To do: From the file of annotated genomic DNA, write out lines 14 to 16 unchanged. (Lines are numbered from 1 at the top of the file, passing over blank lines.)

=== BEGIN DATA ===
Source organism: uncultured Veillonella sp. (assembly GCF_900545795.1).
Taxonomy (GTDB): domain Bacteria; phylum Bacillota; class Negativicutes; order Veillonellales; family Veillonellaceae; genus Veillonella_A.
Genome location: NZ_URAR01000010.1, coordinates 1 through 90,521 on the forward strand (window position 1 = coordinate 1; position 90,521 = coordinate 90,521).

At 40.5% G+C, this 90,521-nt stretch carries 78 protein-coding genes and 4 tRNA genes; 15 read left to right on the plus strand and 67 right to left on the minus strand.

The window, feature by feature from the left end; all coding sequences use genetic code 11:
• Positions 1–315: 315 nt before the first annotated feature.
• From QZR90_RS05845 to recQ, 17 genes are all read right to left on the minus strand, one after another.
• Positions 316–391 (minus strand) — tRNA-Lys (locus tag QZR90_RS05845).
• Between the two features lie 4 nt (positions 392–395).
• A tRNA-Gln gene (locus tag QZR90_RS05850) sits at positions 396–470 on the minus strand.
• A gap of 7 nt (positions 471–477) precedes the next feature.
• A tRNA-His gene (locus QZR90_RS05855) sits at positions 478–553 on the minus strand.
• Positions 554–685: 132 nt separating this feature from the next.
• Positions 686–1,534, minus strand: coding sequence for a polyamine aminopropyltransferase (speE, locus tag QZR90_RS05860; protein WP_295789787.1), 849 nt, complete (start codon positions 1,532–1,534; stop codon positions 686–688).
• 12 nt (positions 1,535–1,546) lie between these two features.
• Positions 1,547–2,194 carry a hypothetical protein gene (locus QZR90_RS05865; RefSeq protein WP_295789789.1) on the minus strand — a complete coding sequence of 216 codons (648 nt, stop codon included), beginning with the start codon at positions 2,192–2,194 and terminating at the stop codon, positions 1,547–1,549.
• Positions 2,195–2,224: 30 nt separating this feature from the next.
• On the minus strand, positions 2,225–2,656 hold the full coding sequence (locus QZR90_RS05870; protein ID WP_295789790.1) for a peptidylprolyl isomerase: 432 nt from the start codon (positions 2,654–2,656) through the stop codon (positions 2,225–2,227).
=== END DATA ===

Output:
• Positions 686–1,534, minus strand: coding sequence for a polyamine aminopropyltransferase (speE, locus tag QZR90_RS05860; protein WP_295789787.1), 849 nt, complete (start codon positions 1,532–1,534; stop codon positions 686–688).
• 12 nt (positions 1,535–1,546) lie between these two features.
• Positions 1,547–2,194 carry a hypothetical protein gene (locus QZR90_RS05865; RefSeq protein WP_295789789.1) on the minus strand — a complete coding sequence of 216 codons (648 nt, stop codon included), beginning with the start codon at positions 2,192–2,194 and terminating at the stop codon, positions 1,547–1,549.